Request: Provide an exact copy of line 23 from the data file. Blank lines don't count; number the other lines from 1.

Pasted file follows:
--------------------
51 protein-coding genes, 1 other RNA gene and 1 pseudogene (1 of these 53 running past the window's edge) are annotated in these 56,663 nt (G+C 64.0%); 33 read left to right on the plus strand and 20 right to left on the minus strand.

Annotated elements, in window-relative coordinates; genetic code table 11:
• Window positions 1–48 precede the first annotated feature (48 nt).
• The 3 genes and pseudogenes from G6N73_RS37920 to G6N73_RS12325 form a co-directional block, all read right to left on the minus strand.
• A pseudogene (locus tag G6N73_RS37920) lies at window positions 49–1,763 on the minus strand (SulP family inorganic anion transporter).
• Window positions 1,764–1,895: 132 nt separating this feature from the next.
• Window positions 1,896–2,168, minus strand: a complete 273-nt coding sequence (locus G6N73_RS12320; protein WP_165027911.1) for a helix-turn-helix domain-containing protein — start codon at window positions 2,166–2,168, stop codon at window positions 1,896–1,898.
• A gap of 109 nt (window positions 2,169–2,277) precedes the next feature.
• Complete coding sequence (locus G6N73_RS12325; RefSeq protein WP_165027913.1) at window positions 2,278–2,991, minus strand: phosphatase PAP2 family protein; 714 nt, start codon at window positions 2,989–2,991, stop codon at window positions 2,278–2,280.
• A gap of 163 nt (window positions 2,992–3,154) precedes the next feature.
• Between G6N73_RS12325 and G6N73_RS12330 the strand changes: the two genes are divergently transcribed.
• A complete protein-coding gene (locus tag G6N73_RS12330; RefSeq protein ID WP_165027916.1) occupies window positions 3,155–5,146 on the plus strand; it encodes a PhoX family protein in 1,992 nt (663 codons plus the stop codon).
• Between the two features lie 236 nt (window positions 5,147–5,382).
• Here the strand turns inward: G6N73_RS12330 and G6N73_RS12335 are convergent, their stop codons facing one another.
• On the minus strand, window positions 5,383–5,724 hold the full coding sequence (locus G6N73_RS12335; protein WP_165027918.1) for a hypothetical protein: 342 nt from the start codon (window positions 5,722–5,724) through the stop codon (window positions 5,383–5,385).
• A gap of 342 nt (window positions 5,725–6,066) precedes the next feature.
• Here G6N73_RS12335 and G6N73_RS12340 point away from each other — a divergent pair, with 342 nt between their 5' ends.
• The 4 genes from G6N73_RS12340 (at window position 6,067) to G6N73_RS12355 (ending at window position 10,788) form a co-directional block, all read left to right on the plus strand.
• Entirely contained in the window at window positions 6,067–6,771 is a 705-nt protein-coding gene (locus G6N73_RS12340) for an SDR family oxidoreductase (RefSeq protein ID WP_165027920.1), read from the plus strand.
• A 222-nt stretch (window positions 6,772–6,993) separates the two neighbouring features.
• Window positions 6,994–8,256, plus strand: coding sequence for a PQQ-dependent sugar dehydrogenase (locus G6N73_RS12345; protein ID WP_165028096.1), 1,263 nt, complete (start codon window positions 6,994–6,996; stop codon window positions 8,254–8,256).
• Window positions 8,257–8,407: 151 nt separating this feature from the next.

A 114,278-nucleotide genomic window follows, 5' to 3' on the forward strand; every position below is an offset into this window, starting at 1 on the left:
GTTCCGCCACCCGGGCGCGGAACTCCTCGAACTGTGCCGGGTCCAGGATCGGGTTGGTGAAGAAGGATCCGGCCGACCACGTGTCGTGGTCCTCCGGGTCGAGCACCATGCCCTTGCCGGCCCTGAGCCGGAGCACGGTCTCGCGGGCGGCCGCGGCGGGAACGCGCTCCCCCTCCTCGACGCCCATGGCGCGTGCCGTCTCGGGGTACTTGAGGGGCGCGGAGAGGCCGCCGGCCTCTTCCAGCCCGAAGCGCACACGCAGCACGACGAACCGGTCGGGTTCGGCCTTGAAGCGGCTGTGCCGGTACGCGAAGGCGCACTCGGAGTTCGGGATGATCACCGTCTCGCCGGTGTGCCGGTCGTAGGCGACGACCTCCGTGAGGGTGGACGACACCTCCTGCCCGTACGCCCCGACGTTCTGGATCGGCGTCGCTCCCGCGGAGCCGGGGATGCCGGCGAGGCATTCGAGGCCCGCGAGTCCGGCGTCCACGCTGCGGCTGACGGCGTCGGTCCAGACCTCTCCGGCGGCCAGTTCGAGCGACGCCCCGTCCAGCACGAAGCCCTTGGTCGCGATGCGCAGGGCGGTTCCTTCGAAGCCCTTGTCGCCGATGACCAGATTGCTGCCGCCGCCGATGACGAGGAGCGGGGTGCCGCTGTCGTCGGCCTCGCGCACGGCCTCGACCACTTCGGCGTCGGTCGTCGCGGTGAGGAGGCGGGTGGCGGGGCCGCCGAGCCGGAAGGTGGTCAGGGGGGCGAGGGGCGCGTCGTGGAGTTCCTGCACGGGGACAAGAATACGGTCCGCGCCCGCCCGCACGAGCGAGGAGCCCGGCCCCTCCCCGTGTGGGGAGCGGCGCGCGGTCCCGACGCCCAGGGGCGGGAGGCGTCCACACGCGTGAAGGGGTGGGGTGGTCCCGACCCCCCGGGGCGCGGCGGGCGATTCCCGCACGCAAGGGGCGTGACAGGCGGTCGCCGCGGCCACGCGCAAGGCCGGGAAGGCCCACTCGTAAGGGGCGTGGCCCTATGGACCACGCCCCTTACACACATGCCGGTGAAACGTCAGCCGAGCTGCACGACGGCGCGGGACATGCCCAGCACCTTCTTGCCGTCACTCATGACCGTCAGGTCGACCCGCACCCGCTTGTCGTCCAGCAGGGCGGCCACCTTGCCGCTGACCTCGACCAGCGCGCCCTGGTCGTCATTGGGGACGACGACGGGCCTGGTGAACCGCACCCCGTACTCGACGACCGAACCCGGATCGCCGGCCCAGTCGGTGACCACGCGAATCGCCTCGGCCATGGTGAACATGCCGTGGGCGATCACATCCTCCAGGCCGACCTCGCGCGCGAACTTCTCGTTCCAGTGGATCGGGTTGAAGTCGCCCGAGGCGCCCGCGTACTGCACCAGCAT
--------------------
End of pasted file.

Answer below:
A 114,278-nucleotide genomic window follows, 5' to 3' on the forward strand; every position below is an offset into this window, starting at 1 on the left: